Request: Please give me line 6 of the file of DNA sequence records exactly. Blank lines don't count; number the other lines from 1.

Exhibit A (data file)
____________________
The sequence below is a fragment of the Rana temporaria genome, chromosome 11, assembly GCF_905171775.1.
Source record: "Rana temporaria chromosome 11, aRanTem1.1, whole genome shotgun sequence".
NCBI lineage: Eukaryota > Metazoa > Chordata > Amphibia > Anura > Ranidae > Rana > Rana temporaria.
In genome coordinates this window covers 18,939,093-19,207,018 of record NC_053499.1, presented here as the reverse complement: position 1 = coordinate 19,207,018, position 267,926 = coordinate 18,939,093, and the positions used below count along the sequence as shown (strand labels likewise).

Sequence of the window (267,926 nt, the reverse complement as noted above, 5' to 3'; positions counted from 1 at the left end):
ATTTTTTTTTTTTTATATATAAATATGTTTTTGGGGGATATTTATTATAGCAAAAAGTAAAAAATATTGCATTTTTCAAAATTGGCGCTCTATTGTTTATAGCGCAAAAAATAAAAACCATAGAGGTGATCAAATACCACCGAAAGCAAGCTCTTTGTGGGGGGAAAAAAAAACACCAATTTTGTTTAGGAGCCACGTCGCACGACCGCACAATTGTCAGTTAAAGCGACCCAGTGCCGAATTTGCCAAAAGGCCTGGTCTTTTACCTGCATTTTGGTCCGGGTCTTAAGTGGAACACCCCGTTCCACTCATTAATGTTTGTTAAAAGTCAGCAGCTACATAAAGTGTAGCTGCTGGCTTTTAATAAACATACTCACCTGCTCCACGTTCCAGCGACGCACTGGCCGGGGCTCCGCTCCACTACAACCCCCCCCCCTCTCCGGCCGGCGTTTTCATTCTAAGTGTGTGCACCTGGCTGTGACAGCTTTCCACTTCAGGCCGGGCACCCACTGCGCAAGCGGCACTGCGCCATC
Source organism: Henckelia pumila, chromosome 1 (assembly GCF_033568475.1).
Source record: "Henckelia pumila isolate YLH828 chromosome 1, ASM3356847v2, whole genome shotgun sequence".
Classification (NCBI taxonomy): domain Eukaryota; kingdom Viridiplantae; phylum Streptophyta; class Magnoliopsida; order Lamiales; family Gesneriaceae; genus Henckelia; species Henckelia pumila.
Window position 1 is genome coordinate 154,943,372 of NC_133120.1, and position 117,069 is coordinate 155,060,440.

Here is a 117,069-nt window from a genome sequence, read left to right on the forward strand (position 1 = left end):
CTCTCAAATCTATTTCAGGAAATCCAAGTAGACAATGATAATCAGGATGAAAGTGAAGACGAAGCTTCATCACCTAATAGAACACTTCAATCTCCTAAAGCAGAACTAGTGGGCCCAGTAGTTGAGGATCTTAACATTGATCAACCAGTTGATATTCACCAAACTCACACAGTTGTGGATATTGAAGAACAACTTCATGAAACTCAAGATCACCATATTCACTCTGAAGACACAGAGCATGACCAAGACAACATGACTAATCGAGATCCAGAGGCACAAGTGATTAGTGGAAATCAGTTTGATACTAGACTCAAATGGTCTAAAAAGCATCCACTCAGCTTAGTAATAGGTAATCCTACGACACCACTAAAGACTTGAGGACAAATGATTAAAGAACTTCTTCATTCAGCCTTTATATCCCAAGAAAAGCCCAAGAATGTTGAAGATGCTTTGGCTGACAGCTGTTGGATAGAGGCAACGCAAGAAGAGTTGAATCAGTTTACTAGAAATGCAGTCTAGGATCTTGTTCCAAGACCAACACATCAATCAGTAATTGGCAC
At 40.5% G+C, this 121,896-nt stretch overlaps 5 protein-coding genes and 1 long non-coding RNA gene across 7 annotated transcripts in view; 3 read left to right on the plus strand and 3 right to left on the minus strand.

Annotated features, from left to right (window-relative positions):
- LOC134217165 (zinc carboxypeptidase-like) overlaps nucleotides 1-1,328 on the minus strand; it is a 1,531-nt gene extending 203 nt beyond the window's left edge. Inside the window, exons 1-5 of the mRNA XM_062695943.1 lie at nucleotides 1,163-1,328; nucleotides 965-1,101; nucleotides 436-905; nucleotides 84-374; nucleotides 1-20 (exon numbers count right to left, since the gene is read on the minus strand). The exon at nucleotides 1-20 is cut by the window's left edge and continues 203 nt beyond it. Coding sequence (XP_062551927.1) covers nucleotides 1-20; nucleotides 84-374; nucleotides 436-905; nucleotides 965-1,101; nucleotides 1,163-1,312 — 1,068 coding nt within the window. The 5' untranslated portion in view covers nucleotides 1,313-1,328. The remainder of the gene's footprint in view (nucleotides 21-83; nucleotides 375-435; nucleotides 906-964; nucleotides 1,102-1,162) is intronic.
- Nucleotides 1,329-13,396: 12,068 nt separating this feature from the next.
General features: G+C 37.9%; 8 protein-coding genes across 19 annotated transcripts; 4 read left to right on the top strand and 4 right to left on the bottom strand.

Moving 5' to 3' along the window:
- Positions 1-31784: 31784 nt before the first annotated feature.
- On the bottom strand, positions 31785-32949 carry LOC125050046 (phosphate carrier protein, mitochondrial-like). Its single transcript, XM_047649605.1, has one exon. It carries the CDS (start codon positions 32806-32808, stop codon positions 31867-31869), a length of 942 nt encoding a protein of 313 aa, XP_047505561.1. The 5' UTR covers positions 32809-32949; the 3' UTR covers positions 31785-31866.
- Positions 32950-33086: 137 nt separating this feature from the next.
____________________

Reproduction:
ATTTTTTTTTTTTTATATATAAATATGTTTTTGGGGGATATTTATTATAGCAAAAAGTAAAAAATATTGCATTTTTCAAAATTGGCGCTCTATTGTTTATAGCGCAAAAAATAAAAACCATAGAGGTGATCAAATACCACCGAAAGCAAGCTCTTTGTGGGGGGAAAAAAAAACACCAATTTTGTTTAGGAGCCACGTCGCACGACCGCACAATTGTCAGTTAAAGCGACCCAGTGCCGAATTTGCCAAAAGGCCTGGTCTTTTACCTGCATTTTGGTCCGGGTCTTAAGTGGAACACCCCGTTCCACTCATTAATGTTTGTTAAAAGTCAGCAGCTACATAAAGTGTAGCTGCTGGCTTTTAATAAACATACTCACCTGCTCCACGTTCCAGCGACGCACTGGCCGGGGCTCCGCTCCACTACAACCCCCCCCCCTCTCCGGCCGGCGTTTTCATTCTAAGTGTGTGCACCTGGCTGTGACAGCTTTCCACTTCAGGCCGGGCACCCACTGCGCAAGCGGCACTGCGCCATC